Games People Play: Cricket (Part Two)

Sunday, July 28, 2013

Now that you're all experts in the distinctions between silly mid off and square leg, and can recite the lbw rules by heart, let's spend some time looking at the culture of the game.  It's particularly appropriate that I should be blogging about cricket right now, because we are currently two glorious games into the most famous grudge match in cricket - The Ashes, an approximately biennial series of test matches played between England and Australia which is one the greatest sporting rivalries in the world.  (No really.  More famous even than the Montreal Canadiens vs. the Boston Bruins).  The story of the Ashes is a good one; let's let Wikipedia give us the highlights:
The series is the result of a satirical obituary published in a British newspaper, The Sporting Times, in 1882 after a match at the Oval in which Australia beat England on an English ground for the first time. The obituary stated that English cricket had died, and the body will be cremated and the ashes taken to Australia.  The English media dubbed the next English tour to Australia (1882–83) as the quest to regain the Ashes.  
The Obit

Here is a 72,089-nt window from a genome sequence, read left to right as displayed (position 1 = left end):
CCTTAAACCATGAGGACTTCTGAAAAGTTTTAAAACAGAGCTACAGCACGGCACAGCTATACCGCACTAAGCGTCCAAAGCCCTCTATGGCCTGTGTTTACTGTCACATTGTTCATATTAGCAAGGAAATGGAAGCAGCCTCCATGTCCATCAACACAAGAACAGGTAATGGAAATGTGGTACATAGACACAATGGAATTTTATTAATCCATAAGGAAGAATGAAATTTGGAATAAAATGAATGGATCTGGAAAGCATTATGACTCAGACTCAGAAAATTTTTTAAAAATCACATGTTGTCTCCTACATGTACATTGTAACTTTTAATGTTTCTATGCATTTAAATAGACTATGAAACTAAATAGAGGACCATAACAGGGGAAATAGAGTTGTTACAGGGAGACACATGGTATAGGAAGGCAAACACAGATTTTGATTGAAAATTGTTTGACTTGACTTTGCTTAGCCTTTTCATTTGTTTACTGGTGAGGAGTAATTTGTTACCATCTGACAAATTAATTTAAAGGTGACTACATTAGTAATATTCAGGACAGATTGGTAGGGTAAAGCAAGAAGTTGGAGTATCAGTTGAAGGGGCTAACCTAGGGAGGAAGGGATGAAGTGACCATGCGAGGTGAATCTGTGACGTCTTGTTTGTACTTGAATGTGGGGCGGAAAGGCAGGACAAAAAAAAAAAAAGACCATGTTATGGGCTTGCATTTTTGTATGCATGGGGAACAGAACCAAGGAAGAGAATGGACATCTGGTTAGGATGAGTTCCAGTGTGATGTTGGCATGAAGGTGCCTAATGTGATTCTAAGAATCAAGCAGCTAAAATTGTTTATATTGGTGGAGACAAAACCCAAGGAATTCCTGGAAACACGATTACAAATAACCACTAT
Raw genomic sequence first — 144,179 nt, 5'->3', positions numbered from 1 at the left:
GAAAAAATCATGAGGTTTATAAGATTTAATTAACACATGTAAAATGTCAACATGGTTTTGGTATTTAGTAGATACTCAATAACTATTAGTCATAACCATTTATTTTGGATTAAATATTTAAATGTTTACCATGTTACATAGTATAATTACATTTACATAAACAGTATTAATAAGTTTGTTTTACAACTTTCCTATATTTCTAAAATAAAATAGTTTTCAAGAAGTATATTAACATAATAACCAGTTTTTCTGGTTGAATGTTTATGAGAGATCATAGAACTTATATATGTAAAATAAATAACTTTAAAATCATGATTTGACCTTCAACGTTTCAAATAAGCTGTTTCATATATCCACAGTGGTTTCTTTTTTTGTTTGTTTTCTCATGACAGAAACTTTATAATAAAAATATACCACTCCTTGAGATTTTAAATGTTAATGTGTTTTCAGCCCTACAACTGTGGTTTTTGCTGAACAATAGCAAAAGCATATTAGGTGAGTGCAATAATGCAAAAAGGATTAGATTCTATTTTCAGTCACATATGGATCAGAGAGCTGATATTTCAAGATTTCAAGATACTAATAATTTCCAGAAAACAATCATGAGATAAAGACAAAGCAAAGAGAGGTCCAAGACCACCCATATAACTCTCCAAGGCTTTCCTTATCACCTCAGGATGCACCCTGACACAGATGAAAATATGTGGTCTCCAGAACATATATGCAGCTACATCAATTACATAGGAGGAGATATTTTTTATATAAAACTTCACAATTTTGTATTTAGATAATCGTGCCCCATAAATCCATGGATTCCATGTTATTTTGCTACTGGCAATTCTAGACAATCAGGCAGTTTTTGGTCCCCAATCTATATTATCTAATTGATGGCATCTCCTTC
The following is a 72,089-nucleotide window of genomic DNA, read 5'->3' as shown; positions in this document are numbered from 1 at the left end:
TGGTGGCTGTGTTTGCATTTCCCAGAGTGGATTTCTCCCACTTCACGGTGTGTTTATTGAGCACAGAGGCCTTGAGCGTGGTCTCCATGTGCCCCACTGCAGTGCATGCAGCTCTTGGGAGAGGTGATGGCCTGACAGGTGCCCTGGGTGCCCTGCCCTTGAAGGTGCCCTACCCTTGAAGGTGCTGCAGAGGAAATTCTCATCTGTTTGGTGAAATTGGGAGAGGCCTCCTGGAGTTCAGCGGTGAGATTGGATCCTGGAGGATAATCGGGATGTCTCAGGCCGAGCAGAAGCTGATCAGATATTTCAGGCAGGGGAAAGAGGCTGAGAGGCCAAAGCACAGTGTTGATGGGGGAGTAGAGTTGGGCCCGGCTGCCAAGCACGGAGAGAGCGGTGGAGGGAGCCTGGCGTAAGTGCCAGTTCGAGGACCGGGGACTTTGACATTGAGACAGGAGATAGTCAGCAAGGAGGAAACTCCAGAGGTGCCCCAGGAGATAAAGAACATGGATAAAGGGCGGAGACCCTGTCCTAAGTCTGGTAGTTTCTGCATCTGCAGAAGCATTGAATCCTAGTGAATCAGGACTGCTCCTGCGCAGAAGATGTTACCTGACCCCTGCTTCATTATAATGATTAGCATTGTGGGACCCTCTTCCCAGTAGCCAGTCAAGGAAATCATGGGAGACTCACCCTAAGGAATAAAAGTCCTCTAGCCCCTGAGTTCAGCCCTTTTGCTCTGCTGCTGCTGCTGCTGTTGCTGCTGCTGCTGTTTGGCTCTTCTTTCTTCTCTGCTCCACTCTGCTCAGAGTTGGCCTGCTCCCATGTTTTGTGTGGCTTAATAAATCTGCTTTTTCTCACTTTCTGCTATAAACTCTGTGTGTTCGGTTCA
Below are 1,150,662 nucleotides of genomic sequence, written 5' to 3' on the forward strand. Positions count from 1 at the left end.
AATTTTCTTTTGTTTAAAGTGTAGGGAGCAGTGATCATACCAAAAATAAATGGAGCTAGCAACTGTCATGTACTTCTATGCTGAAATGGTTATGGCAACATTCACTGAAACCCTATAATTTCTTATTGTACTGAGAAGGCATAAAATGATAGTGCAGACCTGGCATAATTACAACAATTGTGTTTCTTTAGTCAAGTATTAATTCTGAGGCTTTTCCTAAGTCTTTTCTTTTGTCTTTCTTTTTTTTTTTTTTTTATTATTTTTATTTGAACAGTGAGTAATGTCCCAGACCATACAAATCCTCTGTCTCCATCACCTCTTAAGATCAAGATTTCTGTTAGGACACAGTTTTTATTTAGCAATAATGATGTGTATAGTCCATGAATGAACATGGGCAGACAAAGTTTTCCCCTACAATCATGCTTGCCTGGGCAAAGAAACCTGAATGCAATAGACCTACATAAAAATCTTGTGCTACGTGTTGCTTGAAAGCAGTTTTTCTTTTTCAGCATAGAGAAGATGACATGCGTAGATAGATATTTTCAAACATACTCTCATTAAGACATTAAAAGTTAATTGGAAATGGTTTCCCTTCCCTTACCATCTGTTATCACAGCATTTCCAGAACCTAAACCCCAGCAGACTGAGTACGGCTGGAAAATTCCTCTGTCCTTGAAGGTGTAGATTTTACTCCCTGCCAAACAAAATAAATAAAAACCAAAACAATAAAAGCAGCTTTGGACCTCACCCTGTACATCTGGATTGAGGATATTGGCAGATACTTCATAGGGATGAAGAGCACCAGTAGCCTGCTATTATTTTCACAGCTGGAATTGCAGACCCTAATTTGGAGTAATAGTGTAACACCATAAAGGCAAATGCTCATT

The famous obituary

It's difficult to overstate the importance of The Ashes to English and Australian cricket fans. Perhaps an imperfect analogy will illustrate the point: imagine that during the 1972 Summit Series, Russia had unexpectedly won the final and deciding game on Canadian ice.  And then suppose they got really snotty about it and proclaimed the "death of Canadian hockey" and burned a hockey stick and put it into a little urn.  And then suppose that urn full of "The Ashes" had been fought over every two years since, with the rivalry growing more bitter with every passing series.  See what I mean?  Important.  Actually, more important than that even, because the rivalry between England and Australia is something that really has no analogy for Canadians.  There's a bitterness about the struggle between the upstart antipodean colonials and their former masters that just never materialised in Canada.  This is likely because the Aussies are generally consummately successful at almost any sport they try, and because the English were kind of rubbish for a long time, and because the Aussies are maybe not the most sporting winners, and the English are used to being moaning losers and… well it's complicated.  I'll just say it again, The Ashes are IMPORTANT.

The Urn
In the beginning there were no actual ashes, but shortly after a tiny urn containing the cremated remains of a bail became the focus of the contest.  And when I say tiny, I do mean TINY, as you can see from this picture of England bowler James Anderson and Tim Bresnan after winning the Ashes 2011.  After a long time in the sporting wilderness, England are having a bit of a heyday.  They've won the last two Ashes series, had a cracking good Olympics, chalked up two consecutive wins in the Tour de France and finally (FINALLY) a British born player has won Wimbeldon.  Heady days indeed.  Add in unseasonably hot sunny weather and a new royal baby and people here are a bit giddy.